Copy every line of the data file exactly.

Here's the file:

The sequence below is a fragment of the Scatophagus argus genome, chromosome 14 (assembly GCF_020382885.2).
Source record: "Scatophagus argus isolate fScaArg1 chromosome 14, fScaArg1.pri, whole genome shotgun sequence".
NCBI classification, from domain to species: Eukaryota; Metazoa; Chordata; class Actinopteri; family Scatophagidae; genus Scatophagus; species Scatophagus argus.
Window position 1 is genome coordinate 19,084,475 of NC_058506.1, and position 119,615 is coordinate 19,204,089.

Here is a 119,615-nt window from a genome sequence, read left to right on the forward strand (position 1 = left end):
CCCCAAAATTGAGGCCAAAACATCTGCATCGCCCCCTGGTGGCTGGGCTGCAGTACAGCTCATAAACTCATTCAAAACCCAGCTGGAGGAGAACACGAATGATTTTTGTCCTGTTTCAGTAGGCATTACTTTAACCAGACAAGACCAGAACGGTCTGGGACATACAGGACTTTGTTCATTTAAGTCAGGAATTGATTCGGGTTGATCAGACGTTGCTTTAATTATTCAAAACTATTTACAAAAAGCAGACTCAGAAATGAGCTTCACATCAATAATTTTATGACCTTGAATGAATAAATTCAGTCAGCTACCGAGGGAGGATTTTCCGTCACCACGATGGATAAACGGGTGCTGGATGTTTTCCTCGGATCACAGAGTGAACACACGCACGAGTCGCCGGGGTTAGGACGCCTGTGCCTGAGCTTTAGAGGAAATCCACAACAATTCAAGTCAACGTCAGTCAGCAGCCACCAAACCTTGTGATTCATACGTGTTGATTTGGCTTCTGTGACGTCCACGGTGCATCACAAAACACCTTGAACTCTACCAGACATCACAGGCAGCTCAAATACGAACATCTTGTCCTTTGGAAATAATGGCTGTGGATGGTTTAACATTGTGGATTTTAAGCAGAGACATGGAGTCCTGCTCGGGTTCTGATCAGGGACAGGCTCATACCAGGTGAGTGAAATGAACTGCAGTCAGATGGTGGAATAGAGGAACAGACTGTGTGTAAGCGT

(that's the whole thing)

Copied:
The sequence below is a fragment of the Scatophagus argus genome, chromosome 14 (assembly GCF_020382885.2).
Source record: "Scatophagus argus isolate fScaArg1 chromosome 14, fScaArg1.pri, whole genome shotgun sequence".
NCBI classification, from domain to species: Eukaryota; Metazoa; Chordata; class Actinopteri; family Scatophagidae; genus Scatophagus; species Scatophagus argus.
Window position 1 is genome coordinate 19,084,475 of NC_058506.1, and position 119,615 is coordinate 19,204,089.

Here is a 119,615-nt window from a genome sequence, read left to right on the forward strand (position 1 = left end):
CCCCAAAATTGAGGCCAAAACATCTGCATCGCCCCCTGGTGGCTGGGCTGCAGTACAGCTCATAAACTCATTCAAAACCCAGCTGGAGGAGAACACGAATGATTTTTGTCCTGTTTCAGTAGGCATTACTTTAACCAGACAAGACCAGAACGGTCTGGGACATACAGGACTTTGTTCATTTAAGTCAGGAATTGATTCGGGTTGATCAGACGTTGCTTTAATTATTCAAAACTATTTACAAAAAGCAGACTCAGAAATGAGCTTCACATCAATAATTTTATGACCTTGAATGAATAAATTCAGTCAGCTACCGAGGGAGGATTTTCCGTCACCACGATGGATAAACGGGTGCTGGATGTTTTCCTCGGATCACAGAGTGAACACACGCACGAGTCGCCGGGGTTAGGACGCCTGTGCCTGAGCTTTAGAGGAAATCCACAACAATTCAAGTCAACGTCAGTCAGCAGCCACCAAACCTTGTGATTCATACGTGTTGATTTGGCTTCTGTGACGTCCACGGTGCATCACAAAACACCTTGAACTCTACCAGACATCACAGGCAGCTCAAATACGAACATCTTGTCCTTTGGAAATAATGGCTGTGGATGGTTTAACATTGTGGATTTTAAGCAGAGACATGGAGTCCTGCTCGGGTTCTGATCAGGGACAGGCTCATACCAGGTGAGTGAAATGAACTGCAGTCAGATGGTGGAATAGAGGAACAGACTGTGTGTAAGCGT